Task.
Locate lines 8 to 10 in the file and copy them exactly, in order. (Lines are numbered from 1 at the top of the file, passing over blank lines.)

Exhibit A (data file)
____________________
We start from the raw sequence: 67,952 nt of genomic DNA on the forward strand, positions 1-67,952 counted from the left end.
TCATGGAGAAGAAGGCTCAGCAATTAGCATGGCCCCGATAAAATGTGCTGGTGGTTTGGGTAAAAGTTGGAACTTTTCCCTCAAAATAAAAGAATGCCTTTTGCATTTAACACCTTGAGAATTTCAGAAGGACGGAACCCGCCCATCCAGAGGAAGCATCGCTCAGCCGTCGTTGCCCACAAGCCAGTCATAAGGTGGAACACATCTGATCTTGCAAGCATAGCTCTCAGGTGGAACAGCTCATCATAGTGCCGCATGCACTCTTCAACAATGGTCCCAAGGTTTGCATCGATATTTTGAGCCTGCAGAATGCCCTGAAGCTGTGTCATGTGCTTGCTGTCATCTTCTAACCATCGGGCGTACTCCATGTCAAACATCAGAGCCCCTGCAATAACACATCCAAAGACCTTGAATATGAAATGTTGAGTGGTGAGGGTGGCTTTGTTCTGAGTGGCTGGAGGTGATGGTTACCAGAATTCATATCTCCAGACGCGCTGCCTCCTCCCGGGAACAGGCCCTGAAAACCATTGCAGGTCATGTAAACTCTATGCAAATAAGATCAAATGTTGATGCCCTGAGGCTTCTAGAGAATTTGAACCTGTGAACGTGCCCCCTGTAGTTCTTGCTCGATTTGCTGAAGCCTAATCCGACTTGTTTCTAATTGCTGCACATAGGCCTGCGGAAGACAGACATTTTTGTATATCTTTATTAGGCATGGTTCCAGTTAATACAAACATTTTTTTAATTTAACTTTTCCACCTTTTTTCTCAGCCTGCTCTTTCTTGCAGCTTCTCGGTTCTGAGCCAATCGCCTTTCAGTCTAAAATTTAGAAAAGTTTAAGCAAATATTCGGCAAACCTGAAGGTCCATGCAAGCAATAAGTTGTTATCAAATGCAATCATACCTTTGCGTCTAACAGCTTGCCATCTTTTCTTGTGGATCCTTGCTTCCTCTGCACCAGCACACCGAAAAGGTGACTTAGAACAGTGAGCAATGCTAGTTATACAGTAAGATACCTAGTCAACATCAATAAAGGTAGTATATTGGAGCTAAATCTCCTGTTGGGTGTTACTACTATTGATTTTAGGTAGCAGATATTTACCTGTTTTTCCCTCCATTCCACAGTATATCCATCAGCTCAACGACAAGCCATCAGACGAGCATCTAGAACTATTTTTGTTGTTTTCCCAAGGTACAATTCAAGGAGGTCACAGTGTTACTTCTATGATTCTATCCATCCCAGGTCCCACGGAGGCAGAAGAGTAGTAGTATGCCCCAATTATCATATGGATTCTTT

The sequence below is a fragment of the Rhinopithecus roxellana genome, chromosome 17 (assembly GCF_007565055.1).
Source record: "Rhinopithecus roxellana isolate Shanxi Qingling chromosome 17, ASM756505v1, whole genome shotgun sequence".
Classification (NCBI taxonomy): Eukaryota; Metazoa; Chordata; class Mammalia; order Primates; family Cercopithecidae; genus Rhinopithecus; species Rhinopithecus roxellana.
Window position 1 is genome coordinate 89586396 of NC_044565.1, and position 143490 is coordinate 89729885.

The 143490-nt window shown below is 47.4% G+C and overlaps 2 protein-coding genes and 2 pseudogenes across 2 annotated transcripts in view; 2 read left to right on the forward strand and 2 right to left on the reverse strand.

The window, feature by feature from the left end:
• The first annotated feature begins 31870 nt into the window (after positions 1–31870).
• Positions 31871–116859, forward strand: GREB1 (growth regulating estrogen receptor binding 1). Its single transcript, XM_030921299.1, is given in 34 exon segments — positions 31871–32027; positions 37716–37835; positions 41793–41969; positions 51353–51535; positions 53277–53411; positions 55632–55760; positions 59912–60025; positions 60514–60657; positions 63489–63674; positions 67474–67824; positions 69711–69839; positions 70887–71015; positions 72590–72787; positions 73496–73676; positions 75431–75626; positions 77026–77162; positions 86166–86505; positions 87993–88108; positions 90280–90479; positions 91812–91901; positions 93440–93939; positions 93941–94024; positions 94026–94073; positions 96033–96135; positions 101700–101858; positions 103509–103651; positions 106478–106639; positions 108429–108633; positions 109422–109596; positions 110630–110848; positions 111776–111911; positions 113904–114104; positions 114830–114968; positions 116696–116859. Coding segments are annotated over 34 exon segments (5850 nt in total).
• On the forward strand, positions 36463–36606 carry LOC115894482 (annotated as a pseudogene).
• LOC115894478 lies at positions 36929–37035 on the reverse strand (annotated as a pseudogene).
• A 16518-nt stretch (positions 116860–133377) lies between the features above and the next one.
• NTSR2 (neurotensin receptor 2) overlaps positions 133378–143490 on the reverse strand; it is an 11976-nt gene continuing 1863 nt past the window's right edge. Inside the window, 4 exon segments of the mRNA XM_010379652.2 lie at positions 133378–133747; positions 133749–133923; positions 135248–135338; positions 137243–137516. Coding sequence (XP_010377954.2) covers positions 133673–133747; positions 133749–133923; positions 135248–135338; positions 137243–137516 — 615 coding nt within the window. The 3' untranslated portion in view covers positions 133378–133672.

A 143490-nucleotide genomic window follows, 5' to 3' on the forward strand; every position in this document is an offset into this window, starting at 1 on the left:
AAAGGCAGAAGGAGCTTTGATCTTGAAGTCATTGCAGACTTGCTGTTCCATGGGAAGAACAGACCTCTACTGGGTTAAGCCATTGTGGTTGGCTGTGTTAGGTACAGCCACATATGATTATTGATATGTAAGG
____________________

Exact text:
The window, feature by feature from the left end:
• The first annotated feature begins 31870 nt into the window (after positions 1–31870).
• Positions 31871–116859, forward strand: GREB1 (growth regulating estrogen receptor binding 1). Its single transcript, XM_030921299.1, is given in 34 exon segments — positions 31871–32027; positions 37716–37835; positions 41793–41969; positions 51353–51535; positions 53277–53411; positions 55632–55760; positions 59912–60025; positions 60514–60657; positions 63489–63674; positions 67474–67824; positions 69711–69839; positions 70887–71015; positions 72590–72787; positions 73496–73676; positions 75431–75626; positions 77026–77162; positions 86166–86505; positions 87993–88108; positions 90280–90479; positions 91812–91901; positions 93440–93939; positions 93941–94024; positions 94026–94073; positions 96033–96135; positions 101700–101858; positions 103509–103651; positions 106478–106639; positions 108429–108633; positions 109422–109596; positions 110630–110848; positions 111776–111911; positions 113904–114104; positions 114830–114968; positions 116696–116859. Coding segments are annotated over 34 exon segments (5850 nt in total).